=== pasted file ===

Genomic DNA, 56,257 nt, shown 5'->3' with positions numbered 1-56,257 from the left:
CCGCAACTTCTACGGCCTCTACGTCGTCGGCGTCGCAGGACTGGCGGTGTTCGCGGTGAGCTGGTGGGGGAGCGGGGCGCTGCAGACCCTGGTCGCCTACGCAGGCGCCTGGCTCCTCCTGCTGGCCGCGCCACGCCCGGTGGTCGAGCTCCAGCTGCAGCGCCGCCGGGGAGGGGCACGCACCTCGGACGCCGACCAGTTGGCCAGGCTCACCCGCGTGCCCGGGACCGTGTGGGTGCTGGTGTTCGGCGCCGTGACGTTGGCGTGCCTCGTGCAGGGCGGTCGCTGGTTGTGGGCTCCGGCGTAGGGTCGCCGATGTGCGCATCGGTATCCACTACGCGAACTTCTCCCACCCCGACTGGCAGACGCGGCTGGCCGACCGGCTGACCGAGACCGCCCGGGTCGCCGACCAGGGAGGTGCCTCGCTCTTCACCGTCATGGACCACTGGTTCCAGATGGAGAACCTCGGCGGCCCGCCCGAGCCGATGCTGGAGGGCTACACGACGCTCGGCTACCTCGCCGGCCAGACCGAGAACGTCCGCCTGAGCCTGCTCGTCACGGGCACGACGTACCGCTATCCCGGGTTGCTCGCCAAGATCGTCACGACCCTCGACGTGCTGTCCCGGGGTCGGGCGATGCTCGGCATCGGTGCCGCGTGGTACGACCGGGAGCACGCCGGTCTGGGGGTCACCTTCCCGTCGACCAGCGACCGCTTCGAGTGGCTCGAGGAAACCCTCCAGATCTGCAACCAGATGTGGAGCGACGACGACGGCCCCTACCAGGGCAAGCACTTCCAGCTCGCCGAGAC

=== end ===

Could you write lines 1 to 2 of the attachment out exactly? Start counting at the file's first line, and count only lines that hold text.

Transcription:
Genomic DNA, 56,257 nt, shown 5'->3' with positions numbered 1-56,257 from the left:
CCGCAACTTCTACGGCCTCTACGTCGTCGGCGTCGCAGGACTGGCGGTGTTCGCGGTGAGCTGGTGGGGGAGCGGGGCGCTGCAGACCCTGGTCGCCTACGCAGGCGCCTGGCTCCTCCTGCTGGCCGCGCCACGCCCGGTGGTCGAGCTCCAGCTGCAGCGCCGCCGGGGAGGGGCACGCACCTCGGACGCCGACCAGTTGGCCAGGCTCACCCGCGTGCCCGGGACCGTGTGGGTGCTGGTGTTCGGCGCCGTGACGTTGGCGTGCCTCGTGCAGGGCGGTCGCTGGTTGTGGGCTCCGGCGTAGGGTCGCCGATGTGCGCATCGGTATCCACTACGCGAACTTCTCCCACCCCGACTGGCAGACGCGGCTGGCCGACCGGCTGACCGAGACCGCCCGGGTCGCCGACCAGGGAGGTGCCTCGCTCTTCACCGTCATGGACCACTGGTTCCAGATGGAGAACCTCGGCGGCCCGCCCGAGCCGATGCTGGAGGGCTACACGACGCTCGGCTACCTCGCCGGCCAGACCGAGAACGTCCGCCTGAGCCTGCTCGTCACGGGCACGACGTACCGCTATCCCGGGTTGCTCGCCAAGATCGTCACGACCCTCGACGTGCTGTCCCGGGGTCGGGCGATGCTCGGCATCGGTGCCGCGTGGTACGACCGGGAGCACGCCGGTCTGGGGGTCACCTTCCCGTCGACCAGCGACCGCTTCGAGTGGCTCGAGGAAACCCTCCAGATCTGCAACCAGATGTGGAGCGACGACGACGGCCCCTACCAGGGCAAGCACTTCCAGCTCGCCGAGAC